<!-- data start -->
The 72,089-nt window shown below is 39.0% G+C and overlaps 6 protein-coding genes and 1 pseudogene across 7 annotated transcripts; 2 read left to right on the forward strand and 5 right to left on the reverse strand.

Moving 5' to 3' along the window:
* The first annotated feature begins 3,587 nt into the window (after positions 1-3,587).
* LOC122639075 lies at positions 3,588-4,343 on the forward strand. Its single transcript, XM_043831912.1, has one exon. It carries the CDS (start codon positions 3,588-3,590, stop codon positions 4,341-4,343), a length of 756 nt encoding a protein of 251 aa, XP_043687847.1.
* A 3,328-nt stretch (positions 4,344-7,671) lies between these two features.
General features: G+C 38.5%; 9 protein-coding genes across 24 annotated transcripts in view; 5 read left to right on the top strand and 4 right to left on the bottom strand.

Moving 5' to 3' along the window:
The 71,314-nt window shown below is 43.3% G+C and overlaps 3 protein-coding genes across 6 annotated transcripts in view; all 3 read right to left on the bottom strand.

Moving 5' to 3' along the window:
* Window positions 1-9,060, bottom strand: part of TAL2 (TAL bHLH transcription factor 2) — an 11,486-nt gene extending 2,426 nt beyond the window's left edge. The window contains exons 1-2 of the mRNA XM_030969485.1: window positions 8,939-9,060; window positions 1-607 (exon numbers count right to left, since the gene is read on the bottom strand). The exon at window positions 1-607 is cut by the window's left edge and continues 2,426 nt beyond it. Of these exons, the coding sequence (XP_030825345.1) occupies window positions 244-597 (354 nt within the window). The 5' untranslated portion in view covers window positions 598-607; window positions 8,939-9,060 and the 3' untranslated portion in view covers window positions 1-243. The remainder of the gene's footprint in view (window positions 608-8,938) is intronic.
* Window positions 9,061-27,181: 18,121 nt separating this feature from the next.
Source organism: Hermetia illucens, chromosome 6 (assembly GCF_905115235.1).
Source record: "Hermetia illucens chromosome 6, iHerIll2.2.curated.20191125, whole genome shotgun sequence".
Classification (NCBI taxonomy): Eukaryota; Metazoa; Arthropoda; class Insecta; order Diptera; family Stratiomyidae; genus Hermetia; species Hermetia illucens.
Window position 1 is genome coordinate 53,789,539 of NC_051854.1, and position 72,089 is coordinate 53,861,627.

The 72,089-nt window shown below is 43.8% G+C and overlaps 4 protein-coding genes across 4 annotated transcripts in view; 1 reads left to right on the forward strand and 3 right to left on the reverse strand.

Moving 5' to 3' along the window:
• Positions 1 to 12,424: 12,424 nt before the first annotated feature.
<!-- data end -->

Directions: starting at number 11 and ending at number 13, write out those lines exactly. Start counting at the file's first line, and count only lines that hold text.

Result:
* Window positions 9,061-27,181: 18,121 nt separating this feature from the next.
Source organism: Hermetia illucens, chromosome 6 (assembly GCF_905115235.1).
Source record: "Hermetia illucens chromosome 6, iHerIll2.2.curated.20191125, whole genome shotgun sequence".